New A-K Valley coaches adapt to taking over programs during coronavirus pandemic

Sunday, April 26, 2020 | 12:58 PM

For high school football coaches, spring and summer are crucial to the development of their programs.

It allows them to bring the team together in the weight room to get stronger, and it gives them time to install their schemes while building relationships with the players. That time is even more crucial for coaches who are new to their respective programs.

Over the past two months, the coronavirus pandemic has robbed two new coaches of the opportunity to work with their players in person. But they seem to be taking the challenges in stride.

Randy Walters was hired at Leechburg during a virtual school board meeting after the pandemic had forced schools to close in March. The long-time coach has made stops at Valley, McGuffey, Bentworth, Leechburg and, most recently, served two seasons as an assistant at Burrell.

“It’s tough. It’s different. I haven’t met the kids yet, and it sure would be nice to meet the kids,” Walters said. “But that’s just the way it is. I’m just doing whatever I can. I got the kids on Hudl. My new quarterback, Dylan Cook, has been a real trooper by staying in touch with me and answering any questions I have. I’m just trying to get as many things lined up as I can.”

Walters put his playbook on Hudl, so his players can examine it and ask questions. He also has placed training tape and weight workouts on there, but there is only so much he can do at this stage.

While Walters began his tenure in the middle of the pandemic, new Riverview coach Trevor George had a little time to get acquainted with his players before activities shut down. After getting hired in February, George met his kids, got them in the weight room and put a few things into place.

“This is all unconventional, but I was kind of blessed to at least be with the kids for about three or four weeks,” George said. “We were just getting started with the whole culture building, setting the expectations in the weight room, and I was just starting to get to know the kids. I think that’s the most important thing.”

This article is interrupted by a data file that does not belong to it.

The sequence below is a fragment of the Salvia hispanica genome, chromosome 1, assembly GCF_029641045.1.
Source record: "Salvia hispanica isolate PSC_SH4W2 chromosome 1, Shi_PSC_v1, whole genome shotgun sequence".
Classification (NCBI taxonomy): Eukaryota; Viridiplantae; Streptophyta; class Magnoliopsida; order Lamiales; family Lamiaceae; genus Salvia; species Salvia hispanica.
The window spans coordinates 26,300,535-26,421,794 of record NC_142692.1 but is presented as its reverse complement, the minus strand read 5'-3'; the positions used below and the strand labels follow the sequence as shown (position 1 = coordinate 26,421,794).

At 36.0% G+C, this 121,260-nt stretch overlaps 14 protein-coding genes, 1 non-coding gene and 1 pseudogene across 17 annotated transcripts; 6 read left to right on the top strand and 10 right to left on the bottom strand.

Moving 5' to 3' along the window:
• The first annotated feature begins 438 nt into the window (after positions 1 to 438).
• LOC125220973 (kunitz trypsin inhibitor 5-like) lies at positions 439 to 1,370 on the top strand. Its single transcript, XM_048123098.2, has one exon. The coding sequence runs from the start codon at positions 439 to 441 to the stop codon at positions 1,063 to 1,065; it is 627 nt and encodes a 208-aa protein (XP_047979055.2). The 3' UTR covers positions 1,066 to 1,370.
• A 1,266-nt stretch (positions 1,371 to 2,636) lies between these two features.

During those weeks, George also hired most of his coaching staff. Two of his assistants teach cyber school, so the coaching staff was able to adjust quickly to the technology it would need to stay in touch.

They hold Zoom calls once or twice a week. The staff is in constant communication, and the coaches have been able to keep the players accountable by posting workout videos on their Google drive and their “Band” app, which George described as a Facebook for sports teams.

“You can make it as close to person-to-person as you want with all of the technology that’s available,” George said. “We have familiarity with the resources and communicating via those resources, so we’ve kind of been accustomed to that in our jobs. So it’s kind of been a breeze for us, but I can see how difficult it would be for coaches who haven’t used that technology before. I definitely think it’s helped us.”

Along with the workout drills, the Raiders also are planning on staging a Madden tournament in place of an intrasquad 7-on-7 scrimmage they were going to have this summer.

“We were going to do a big spring 7-on-7 game with a big-man challenge and a picnic and stuff. It was going to be a big ordeal, and the kids were looking forward to it,” George said. “But it’s looking like we can’t do it, so we were talking in a staff meeting and we were saying we want to keep the competition going no matter what because we want the kids competing on and off the field.”

Most significantly, they are missing crucial time in the weight room. Lifting together not only allows the players an opportunity to get stronger, it also allows the coaches to learn about them on a deeper level.

“That would be the biggest thing, having the opportunity to build a relationship with the kids through the weight room,” Walters said. “Just being with them every day and recruiting kids from within the school as well. I’ve had a few kids even reach out and say they had other guys who were interested in playing, too.”

Football coaches are holding out hope they will have a season in 2020. Until the are told otherwise, they will continue to prepare their players the best they can.

Greg Macafee is a Tribune-Review staff writer. You can contact Greg by email at or via Twitter .

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